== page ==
A Rhetorical Analysis Of Our Language By Oliver Kamm

864 Words4 Pages
In the article “Our Language”, Oliver Kamm argues that the grammar rules enforced on the people who speak the English are strongly artificial. The author speaks against the worries concerning the growing popularity of language use that does not correspond to the established once standards. He claims that the issue of language purity is not worth discussion since the use of language should be the factor that identifies the rules of its existence rather than calling non-standard dialects improper English or making conclusions about literacy based on the use of standard rules.
Oliver Kamm is a British journalist and writer. The author gained education and graduated from New College, Oxford and Birkbeck College, University of London. He is now
…show more content…
Throughout the article, the writer refers to the same problem that grammar has to be based on the use of the language rather than on the definite variety of it. For example, he repeats the idea that “a certain practice is a rule of grammar because it’s how we see and hear people use the language” without providing strong support for it from the scientific studies or others' ideas. The same problem concerns the claim “But it is not possible for everyone, or the majority ... to be wrong on the same point at the same time”, even though it seems rather logical. Moreover, it seems that the appeal to the reader's emotions is the strongest from all rhetorical appeals, which make the article seem rather subjective. The author allows himself to use the emotionally-painted words and phrases. For example, the phrases like “proper English” or “low people” are the reflection of the author's attitude to the issue discussed in the article. However, the prevalence of the author's personal opinion and overemphasis of the author's idea might be seen as a weakness of the writing as far as the readers might not find out on what the writer bases his claims. Thus, the audience might consider the support provided by the author not sufficient for the persuasion. Besides, Oliver Kamm strongly refers in the article to the ethical side of the problem of grammar pedantry, which might not be supported by his opponents. He claims that the behavior of grammar pedants is used as an evidence of considering some people “social superiors” and points out the snobbish nature of the debate. However, this ethical aspect connected to language use might be argued to have no relation to grammar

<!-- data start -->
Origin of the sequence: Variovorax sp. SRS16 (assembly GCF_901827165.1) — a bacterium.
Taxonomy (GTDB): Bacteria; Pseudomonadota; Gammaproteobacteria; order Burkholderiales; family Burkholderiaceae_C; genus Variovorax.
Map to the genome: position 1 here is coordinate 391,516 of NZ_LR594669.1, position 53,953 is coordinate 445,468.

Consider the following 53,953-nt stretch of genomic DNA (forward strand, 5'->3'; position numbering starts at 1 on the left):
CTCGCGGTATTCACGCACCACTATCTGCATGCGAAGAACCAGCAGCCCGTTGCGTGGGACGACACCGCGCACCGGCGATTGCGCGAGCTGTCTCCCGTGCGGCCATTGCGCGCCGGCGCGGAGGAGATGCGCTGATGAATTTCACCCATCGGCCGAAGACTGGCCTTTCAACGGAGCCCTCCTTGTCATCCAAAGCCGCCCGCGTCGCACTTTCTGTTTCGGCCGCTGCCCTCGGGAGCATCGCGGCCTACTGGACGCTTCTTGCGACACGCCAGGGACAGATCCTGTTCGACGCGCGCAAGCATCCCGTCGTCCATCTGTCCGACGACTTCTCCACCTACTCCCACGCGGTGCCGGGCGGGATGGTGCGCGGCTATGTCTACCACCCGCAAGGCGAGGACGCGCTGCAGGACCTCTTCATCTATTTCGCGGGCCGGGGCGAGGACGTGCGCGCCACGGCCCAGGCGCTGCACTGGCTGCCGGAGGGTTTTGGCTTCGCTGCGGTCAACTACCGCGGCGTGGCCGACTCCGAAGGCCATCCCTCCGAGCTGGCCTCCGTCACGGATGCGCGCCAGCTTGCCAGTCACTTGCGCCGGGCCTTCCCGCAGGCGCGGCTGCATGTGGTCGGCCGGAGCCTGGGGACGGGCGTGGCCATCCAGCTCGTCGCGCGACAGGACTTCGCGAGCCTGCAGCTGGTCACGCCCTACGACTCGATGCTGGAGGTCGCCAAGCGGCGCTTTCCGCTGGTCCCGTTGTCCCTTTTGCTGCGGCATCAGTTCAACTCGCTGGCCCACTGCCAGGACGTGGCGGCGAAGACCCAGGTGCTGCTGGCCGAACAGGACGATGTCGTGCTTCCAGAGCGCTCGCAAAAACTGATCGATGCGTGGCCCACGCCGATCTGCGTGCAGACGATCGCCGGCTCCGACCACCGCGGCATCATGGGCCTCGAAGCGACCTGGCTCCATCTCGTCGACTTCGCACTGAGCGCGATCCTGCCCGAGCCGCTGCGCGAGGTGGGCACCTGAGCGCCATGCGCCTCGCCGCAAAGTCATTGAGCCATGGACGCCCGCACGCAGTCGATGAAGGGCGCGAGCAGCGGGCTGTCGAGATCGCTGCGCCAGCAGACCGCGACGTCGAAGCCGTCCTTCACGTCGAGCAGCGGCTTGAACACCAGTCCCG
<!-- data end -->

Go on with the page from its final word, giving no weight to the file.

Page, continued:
Open Document